Airbus SE is exploring the next level of cockpit automation, testing a system that would provide advanced assistance from alerts on the ground to emergency diversions at cruising altitude should the crew be incapacitated.
The technology, called DragonFly, is designed to let planes perform an automated landing even in difficult weather conditions or low visibility while communicating with air traffic control as well as the airline’s operations team.
Airbus is currently testing the system, which also provides taxi assistance, both on the ground and in the air on an A350. Its most advanced model has been equipped with cameras, sensors, and computer vision algorithms, the company said in a statement.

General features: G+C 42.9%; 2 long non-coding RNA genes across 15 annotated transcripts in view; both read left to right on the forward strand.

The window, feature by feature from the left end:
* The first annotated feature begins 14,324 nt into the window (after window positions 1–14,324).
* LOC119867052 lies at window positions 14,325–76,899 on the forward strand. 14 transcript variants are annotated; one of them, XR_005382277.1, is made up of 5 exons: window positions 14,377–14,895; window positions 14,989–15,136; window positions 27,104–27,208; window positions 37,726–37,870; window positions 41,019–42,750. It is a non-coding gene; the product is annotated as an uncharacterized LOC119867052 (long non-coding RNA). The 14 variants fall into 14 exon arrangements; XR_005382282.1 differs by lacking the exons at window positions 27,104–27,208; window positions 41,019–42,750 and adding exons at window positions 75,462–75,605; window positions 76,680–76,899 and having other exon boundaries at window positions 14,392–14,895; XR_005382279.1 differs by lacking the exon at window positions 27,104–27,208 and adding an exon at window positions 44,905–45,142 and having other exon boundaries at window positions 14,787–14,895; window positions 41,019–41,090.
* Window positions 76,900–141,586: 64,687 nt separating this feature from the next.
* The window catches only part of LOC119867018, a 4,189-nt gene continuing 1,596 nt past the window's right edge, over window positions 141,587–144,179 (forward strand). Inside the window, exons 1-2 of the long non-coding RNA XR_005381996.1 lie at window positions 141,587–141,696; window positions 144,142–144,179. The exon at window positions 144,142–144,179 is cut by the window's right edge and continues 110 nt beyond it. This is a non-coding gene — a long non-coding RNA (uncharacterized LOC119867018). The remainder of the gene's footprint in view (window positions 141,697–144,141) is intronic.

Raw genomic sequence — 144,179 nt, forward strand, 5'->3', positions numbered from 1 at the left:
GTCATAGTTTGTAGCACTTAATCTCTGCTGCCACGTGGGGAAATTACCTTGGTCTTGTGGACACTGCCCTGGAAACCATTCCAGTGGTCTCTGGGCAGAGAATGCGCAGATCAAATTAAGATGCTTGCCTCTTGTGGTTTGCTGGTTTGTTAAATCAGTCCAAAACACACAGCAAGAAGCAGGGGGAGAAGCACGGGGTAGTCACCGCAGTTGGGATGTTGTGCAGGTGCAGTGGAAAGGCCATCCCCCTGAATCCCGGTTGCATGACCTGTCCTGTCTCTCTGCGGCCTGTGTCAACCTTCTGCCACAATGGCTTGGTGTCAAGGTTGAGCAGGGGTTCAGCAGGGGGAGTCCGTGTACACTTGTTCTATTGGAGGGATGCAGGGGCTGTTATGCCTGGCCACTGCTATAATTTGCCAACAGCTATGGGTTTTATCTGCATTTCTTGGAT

Airbus says the goal is to eventually let the technology land an aircraft at any airport in the world, regardless of whether the facility has the equipment currently needed for automatic landing.
Automation has become a common feature in modern commercial aircraft, allowing the pilots to hand off many tasks to the computer system, particularly at cruising altitude. Given the degree of computing power already in place today, some airlines and regulators are pushing to have just one pilot in the cockpit of passenger jets to cut costs and ease pressure from crew shortages.
Critics of the proposal say it puts too much responsibility on one individual, an objection the DragonFly system might help address.
Airbus said a trial will enter testing phase for three months, with flights allowing the manufacturer to validate or upgrade the technology with the goal of integrating it into future generations of aircraft.
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